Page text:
Sunday, April 13, 2014

Communication from E.C.C.O. (maybe)

Coincidence Control Publishing plan to reprint an unabridged version of Programming and Meta-Programming in the Human BioComputer on May 15 2014.

Press Kit

Portland, Oregon, March 2013: “In the realm of the mind, there are no limits.” Over forty years have passed since Dr. John C. Lilly’s experiments into neurobiology, altered states, artificial intelligence, and dolphin communication inspired him to write these words. Now, a decade and a half into the 21st century, we still cannot fully comprehend the true depths of the human consciousness. Yet there is a strong sense that breakthroughs may be just over the horizon.

With this in mind, it’s worth taking note of the new, unabridged edition of Programming and Metaprogramming in the Human Biocomputer, being released in May. This long out-of-print classic from 1968 by famous “fringe” scientist and floatation tank inventor Dr. John C. Lilly explores the unlimited potential of the human mind.

The book acts as a sort of “operating manual” for our brains, drawing on experiments Lilly carried out in the late 1960’s during his time at the National Institute for Mental Health. By pushing his body and brain outside of their normal limits, Dr. Lilly was able to explore and map an enormous range of altered states of consciousness. Using these experiments to develop theories on how the mind is structured and programmed, Dr. Lilly outlined ways to overcome mental roadblocks and reprogram the way we think for the better.

With over 25 years having passed since the last unabridged printing, the full work has been widely unseen by the general public, even those interested in Lilly's work specifically. This new edition allows for Dr. Lilly’s research to be appreciated in a wildly different scientific and cultural climate - one likely to be far more accepting. With vast advancements in our understanding of brain function, as well as computing and artificial intelligence, the theories laid out in this work, formerly considered “fringe,” can now be appreciated for what they are: groundbreaking, innovative, and highly intriguing investigations into the nature of the human mind by a scientist ahead of his time. Coincidence Control Publishing (CCP) reports that they had to go to great effort to obtain the rights to the unabridged version, and are thrilled to offer a full reprinted edition to the modern-day community. Graham Talley, one of the owners of CCP, thinks the work is perfectly in tune with the current desire for positive self-change and biohacking, saying: “We are a generation who is enthralled with biohackers like Tim Ferriss, making Lilly’s intense forms of personal experimentation and optimization from over five decades ago more relevant now than ever.”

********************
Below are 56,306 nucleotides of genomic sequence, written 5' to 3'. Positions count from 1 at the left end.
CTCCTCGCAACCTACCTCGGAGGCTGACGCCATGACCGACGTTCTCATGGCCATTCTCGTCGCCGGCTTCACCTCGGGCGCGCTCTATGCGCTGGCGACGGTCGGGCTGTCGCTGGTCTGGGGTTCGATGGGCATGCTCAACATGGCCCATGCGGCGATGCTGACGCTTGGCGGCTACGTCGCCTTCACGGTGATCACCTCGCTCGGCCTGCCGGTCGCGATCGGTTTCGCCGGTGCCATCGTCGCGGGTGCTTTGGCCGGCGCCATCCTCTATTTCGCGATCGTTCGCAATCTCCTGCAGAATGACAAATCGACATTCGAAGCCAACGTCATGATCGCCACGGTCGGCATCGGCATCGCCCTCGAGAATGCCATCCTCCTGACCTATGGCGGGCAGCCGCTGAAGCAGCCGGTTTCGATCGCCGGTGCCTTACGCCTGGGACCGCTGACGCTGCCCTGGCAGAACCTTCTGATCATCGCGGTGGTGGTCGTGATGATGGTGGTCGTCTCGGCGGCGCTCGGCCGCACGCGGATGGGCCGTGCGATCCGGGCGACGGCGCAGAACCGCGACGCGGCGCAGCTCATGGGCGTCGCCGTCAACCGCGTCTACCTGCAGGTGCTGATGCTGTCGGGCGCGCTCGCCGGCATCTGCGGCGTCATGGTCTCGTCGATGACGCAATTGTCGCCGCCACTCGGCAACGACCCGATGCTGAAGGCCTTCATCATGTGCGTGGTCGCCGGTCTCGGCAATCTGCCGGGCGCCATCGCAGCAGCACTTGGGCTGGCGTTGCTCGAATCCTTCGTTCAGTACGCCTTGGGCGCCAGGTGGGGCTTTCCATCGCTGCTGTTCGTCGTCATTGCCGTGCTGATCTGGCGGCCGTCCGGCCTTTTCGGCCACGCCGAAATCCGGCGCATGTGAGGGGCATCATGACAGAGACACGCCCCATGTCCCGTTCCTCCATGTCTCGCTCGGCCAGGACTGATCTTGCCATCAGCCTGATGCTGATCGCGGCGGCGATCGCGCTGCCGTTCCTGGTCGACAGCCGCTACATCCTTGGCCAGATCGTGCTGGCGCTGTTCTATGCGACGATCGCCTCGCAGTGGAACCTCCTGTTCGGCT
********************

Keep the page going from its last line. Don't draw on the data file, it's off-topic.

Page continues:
Can't detect a price on their website, yet...but used copies of earlier editions seem to get offered on Amazon for hundreds of dollars/pounds.

Always assuming this cheap paperback / Kindle edition is one of the abridged versions.

"In ones life there can be peculiarly appropriate chains of related events that lead to consequences that are strongly desired. After such experiences, one wonders how such a series of events developed; sometimes there is a strong feeling that some intelligence (greater than ours) directed the course along certain lines which It/He/She was/is programming. Several years ago, I enunciated a format for such concatenations of events, somewhat: 

"There exists a Cosmic Control Center (C.C.C.) with a Galactic substation called Galactic Coincidence Control (G.C.C.). Within which is the Solar System Control Unit (S.S.C.U.), within which is the Earth Coincidence Control Office (E.C.C.O.). The assignments of responsiblities from the top to the bottom of this system of control is by a set of regulations, which translated by E.C.C.O. for humans is somewhat as follows:" 

 E.C.C.O.

2 comments:

tony smyth said...

Wow just checked my YELLOWED copy of this, Its from 1974. That must be an unabridged copy, right?

Bogus Magus said...

I would guess so, Tony, although I don't feel entirely clear about this... I'd like to know the price of the new edition, and how much might have gotten left out of any abridged editions, etc.

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